The Cugir Draco: When Demand Outweighs Supply

The Cugir Draco: When Demand Outweighs Supply

From Dracos to WASRs to PSLs, Cugir Arms imports have long been a staple of the U.S. gun market. Now that the demand for Dracos is higher than the supply can provide for, what does the future hold for this little Romanian pistol that punches above its weight?

Dracos-What Are They?:

  • Semi-Automatic 7.62x39mm AK Pistols From Century Arms
  • There Are Four 7.62x39mm Variants-Three Made In Romania And One Made In The U.S.
  • Romanian Draco Variants Differ In Three Major Ways-Barrel Length, Handguards, And Rear Sight
  • New Ones Have Not Been Imported In Several Months, Very Hard To Find One Currently [May 2021]
Cugir made Draco Pistol, imported for the US market by Century Arms
Cugir made Draco Pistol, imported for the US market by Century Arms.

As an importer as well as manufacturer, there are many AKs for sale with “Century Arms” in the name. All the imports are good to go, but the domestically produced models should generally be avoided if you are looking for a serious rifle with the famous reliability of a Kalashnikov.

The Draco AK pistol, manufactured in Romania by Cugir Arms Factory and imported by Century Arms, is ubiquitous enough that “Draco” is now used by many as a generic term for any model of AK pistol. For years they were bought and loved by a variety of people. Military history buffs bought them to make PM md. 90 clones. People looking for a truck or backpack gun bought them for their compactness. Gangster-rappers flashed them as status symbols.

Now in 2021, AKs of all kinds are as popular as they’ve ever been in the United States, but the once abundant Draco is sold out everywhere you look. As I write this, there are multiple Draco guns listed for auction on Gunbroker, with active bids going for well over $1,000. From the best I can tell, the last time Romanian Dracos were in stock and being sold new online was five months ago and they were listed for $699.

Did the supply and demand really become so skewed these past few months that these guns have doubled in price? A year ago they were less than $600, so what happened? Full sized WASR rifles have been imported more recently and sold for relatively normal prices for the times, so why no more Dracos? Before we dive into that question, let’s briefly talk about the history of the Cugir Arms Factory and the weapons they have to offer.

Cugir History

Located in Cugir, Romania, the Cugir Arms Factory can trace its weapon manufacturing roots back to the late 18th century during the Austro-Hungarian Empire. Today they are a subsidiary of ROMARM, the state-owned defense conglomerate.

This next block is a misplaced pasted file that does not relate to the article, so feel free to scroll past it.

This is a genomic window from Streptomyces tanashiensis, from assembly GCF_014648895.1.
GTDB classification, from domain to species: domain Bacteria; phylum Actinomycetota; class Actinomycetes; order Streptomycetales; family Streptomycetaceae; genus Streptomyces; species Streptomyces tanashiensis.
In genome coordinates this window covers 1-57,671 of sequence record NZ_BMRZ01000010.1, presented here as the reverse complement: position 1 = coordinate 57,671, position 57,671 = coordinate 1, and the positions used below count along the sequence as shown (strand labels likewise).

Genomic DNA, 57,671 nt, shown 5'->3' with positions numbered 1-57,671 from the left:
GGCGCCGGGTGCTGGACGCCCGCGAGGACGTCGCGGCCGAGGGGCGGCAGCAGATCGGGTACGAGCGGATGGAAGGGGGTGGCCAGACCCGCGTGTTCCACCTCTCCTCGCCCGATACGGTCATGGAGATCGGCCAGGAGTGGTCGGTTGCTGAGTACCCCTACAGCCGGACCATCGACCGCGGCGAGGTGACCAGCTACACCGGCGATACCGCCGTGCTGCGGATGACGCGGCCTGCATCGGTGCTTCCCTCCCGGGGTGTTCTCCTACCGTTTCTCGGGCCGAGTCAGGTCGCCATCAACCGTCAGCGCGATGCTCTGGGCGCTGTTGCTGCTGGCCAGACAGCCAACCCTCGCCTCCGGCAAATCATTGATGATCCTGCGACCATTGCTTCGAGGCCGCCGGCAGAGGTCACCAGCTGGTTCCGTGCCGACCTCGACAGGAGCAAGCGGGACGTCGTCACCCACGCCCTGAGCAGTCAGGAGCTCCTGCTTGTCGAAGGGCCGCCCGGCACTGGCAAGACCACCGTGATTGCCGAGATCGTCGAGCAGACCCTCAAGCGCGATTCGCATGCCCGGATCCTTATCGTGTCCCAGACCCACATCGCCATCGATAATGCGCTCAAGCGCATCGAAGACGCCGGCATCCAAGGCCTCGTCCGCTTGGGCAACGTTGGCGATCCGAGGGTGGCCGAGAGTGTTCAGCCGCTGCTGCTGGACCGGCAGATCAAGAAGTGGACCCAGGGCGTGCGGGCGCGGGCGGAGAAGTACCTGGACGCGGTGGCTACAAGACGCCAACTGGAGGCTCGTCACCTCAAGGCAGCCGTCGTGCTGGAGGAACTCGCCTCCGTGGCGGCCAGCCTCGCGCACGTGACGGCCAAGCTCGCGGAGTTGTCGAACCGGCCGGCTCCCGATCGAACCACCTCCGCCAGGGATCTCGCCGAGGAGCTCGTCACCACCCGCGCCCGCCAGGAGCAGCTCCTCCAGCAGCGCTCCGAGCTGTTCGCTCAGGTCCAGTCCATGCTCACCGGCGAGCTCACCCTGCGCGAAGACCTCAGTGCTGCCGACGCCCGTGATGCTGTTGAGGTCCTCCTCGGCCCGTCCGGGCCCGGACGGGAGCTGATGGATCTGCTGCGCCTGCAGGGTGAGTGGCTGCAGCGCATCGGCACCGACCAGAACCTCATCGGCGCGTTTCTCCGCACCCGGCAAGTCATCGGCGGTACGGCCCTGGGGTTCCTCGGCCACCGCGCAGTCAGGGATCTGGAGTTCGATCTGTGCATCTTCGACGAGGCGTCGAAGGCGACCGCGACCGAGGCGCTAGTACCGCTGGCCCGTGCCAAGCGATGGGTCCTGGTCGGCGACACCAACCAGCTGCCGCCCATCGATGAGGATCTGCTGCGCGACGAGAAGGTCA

After the second world war, Romania became a socialist republic and member of the Warsaw Pact. During the early 1960s, the Soviet Union encouraged all Warsaw Pact states to domestically produce their own assault rifles chambered in 7.62x39mm. Romania accomplished this in 1963 when they produced their first AK variant, a clone of the Russian stamped AKM that they called the PM md.63. The underfolding variant came as the PM md.65 two years later. They would eventually also develop a side-folding carbine variant with a shorter barrel and combination front sight and gas block (as opposed to standard AK variants where the front sight is a separate piece from the gas block) called the PM md.90. This variant is what became known in the United States as the Draco, although it was obviously imported as a semi-automatic pistol for legal reasons.

Romanian Military PM md.63
Romanian Military PM md.63. Photo:Wikipedia

The first Romanian AKs to be imported were during the Federal Assault Weapons ban of 1994 to 2004. Skirting prohibitions in the law, they lacked several features found on standard Kalashnikov rifles. Without getting too bogged down in the convoluted history of different variants, the first imported Romanian AK you should know about was called the ROMAK-1 and it became available in 1999. This is the model that eventually became known as the WASR-10, but it was also imported under the names CUR-1, WUM-1, and SAR-1.

Cugir SAR-1 semi-auto AKM
Cugir SAR-1 semi-auto AKM. Predecessor to the WASR. Photo: Wikipedia

Romanian AK … Worth A Dang?

The reputation of imported Romanian AKs in the U.S. has been all over the place since they first started coming in. Some of the criticisms are warranted, while others are not. The fact of the matter is that there have only ever been two significant and real problems with these guns, one of which was caused by Cugir and the other the fault of Century.